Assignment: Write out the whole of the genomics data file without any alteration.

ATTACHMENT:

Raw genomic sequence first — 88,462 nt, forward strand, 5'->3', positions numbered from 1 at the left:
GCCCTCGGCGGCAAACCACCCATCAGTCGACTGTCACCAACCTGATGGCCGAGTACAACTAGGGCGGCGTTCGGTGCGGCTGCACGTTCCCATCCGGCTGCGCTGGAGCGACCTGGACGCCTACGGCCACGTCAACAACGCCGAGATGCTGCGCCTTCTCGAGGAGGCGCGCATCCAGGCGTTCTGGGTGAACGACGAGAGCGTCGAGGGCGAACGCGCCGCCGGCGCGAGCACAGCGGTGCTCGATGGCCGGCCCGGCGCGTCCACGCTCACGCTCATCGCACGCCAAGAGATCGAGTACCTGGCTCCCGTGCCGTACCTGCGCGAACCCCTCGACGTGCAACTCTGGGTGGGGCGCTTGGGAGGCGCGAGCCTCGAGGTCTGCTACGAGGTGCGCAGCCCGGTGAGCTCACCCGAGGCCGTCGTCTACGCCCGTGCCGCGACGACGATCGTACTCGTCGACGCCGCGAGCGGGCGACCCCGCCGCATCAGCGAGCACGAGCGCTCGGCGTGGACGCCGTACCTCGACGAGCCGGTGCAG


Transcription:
Raw genomic sequence first — 88,462 nt, forward strand, 5'->3', positions numbered from 1 at the left:
GCCCTCGGCGGCAAACCACCCATCAGTCGACTGTCACCAACCTGATGGCCGAGTACAACTAGGGCGGCGTTCGGTGCGGCTGCACGTTCCCATCCGGCTGCGCTGGAGCGACCTGGACGCCTACGGCCACGTCAACAACGCCGAGATGCTGCGCCTTCTCGAGGAGGCGCGCATCCAGGCGTTCTGGGTGAACGACGAGAGCGTCGAGGGCGAACGCGCCGCCGGCGCGAGCACAGCGGTGCTCGATGGCCGGCCCGGCGCGTCCACGCTCACGCTCATCGCACGCCAAGAGATCGAGTACCTGGCTCCCGTGCCGTACCTGCGCGAACCCCTCGACGTGCAACTCTGGGTGGGGCGCTTGGGAGGCGCGAGCCTCGAGGTCTGCTACGAGGTGCGCAGCCCGGTGAGCTCACCCGAGGCCGTCGTCTACGCCCGTGCCGCGACGACGATCGTACTCGTCGACGCCGCGAGCGGGCGACCCCGCCGCATCAGCGAGCACGAGCGCTCGGCGTGGACGCCGTACCTCGACGAGCCGGTGCAG